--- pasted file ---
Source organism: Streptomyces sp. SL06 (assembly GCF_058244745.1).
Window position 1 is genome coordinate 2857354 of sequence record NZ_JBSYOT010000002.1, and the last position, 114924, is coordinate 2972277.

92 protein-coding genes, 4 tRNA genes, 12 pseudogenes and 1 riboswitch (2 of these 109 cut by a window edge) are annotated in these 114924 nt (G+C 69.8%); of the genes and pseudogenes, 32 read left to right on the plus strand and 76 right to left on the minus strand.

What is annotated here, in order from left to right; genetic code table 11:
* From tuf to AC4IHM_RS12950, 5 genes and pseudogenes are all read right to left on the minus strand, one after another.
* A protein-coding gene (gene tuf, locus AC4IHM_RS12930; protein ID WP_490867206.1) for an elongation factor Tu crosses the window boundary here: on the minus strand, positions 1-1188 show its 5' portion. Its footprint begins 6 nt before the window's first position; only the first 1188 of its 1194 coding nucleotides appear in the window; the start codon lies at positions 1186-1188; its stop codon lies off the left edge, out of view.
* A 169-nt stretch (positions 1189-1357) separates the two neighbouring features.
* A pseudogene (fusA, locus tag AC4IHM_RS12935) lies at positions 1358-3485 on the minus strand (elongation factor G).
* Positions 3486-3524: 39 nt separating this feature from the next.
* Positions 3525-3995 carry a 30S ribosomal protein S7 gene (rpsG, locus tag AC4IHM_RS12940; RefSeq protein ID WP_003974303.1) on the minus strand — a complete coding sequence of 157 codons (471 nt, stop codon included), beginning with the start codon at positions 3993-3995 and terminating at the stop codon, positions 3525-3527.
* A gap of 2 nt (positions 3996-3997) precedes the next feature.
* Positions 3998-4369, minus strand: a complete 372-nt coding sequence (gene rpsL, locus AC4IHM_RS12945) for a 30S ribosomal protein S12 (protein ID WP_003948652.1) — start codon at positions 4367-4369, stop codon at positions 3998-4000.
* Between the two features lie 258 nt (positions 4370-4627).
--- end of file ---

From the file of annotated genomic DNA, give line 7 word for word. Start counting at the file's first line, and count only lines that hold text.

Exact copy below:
* A 169-nt stretch (positions 1189-1357) separates the two neighbouring features.